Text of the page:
The Truth About Dieting

Everyone has dieted. Maybe you are a serial dieter. Jumping from one fad diet to the next, wondering, “Why I can’t ever seem to sustain the results?” What is the issue? Why can’t we maintain the results we see from these trendy diets? We tend to place the blame within ourselves — we believe we fail because we are not disciplined enough. That is not true. The truth is most of us do not have the comprehensive knowledge + understanding of nutrition to successfully diet. And without that knowledge + understanding, we also cannot successfully maintain the results. The companies selling these diets leave out key points in their sales pitches (because lack of nutrition knowledge translates to more money in their pocket). Marketing for these trendy, fad diets twist information, quote things out of context, and lack truthfulness.

I have counted calories. I have done the “clean-food-only” diet. I have counted macronutrients. I have done intuitive eating. I have read the articles about the newest fad diets. The low-carb, the high-fat, the juice cleanses, the no-sugar, etc… and there’s things that these diets fail to address… and that’s the basic understanding of how a diet truly works.


healthy eating


First, let me start off by saying — you don’t ever need to diet. You are a human being + food is fuel. You are allowed to simply eat because you want to eat. You are allowed to consume the foods that taste good + make you feel good. There is no shame in eating! Ever, ever, ever.

If, for whatever reason, you are making the autonomous choice to diet, know that no diet is supreme or superior. If a way of eating works for YOU, makes you happy, fits conveniently into your life, and you can maintain it… that is what truly matters. THAT is the diet for you. If you’re vegan, keto, or a macro-counter, it doesn’t matter to me. My only care is that you are in alignment with your Highest self and doing what works best for YOU + your body.

Now let’s dig into the diet basics here, shall we?

A diet only works if it puts you into a caloric deficit.

Eating under your caloric maintenance level (in a caloric deficit) is the only way to lose weight. You can eat only cookies + pop-tarts (not that I’d condone it) for 28 days and if the calories you are consuming are below your maintenance level, you will lose weight. Thus, any diet you try will work, if you’re in a caloric deficit. If you are not in a deficit, you won’t lose weight. Dieting is merely the management of your caloric intake. It’s all about portion control and being conscious of how much you’re consuming.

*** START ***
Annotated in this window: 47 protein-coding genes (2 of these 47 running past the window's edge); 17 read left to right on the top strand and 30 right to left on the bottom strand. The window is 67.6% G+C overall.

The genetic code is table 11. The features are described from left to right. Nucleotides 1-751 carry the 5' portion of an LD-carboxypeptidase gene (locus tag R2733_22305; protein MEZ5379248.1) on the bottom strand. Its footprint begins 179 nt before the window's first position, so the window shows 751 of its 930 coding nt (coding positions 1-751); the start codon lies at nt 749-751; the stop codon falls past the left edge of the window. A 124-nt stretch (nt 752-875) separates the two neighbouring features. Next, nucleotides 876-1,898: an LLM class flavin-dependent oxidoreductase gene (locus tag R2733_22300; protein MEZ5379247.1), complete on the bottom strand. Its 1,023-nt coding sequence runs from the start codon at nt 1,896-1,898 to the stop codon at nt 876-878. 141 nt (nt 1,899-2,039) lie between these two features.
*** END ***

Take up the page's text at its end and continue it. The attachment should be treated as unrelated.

Eating times really don’t matter if you are consuming your allotted  daily calories.

It doesn’t matter if you are eating 1800 calories in 3 big meals or 6 small meals. What matter is that the meals you consume leave you satiated and your meal timing fits into your schedule with ease. If your work schedule isn’t conducive to 6 small meals and you find yourself eating 2 big meals and a snack when you can… that’s okay! If you are getting your calories in for the day, that is the success. Do what works best for you. This same premise goes for Intermittent Fasting. Some are under the impression that you don’t have to adjust your total caloric intake for the day to lose weight with IF, and that shortening the eating window alone will help you lose weight. Wrong. Even with intermittent fasting, you need to be in a caloric deficit to see results. If you’re miserable and irritable in the morning if you don’t eat breakfast, don’t do IF. It’s that simple. If you are never really hungry in the morning and you don’t typically feel hungry until lunchtime give IF a try and see how you like it. 

Deprivation is not the way to go. Moderation is key.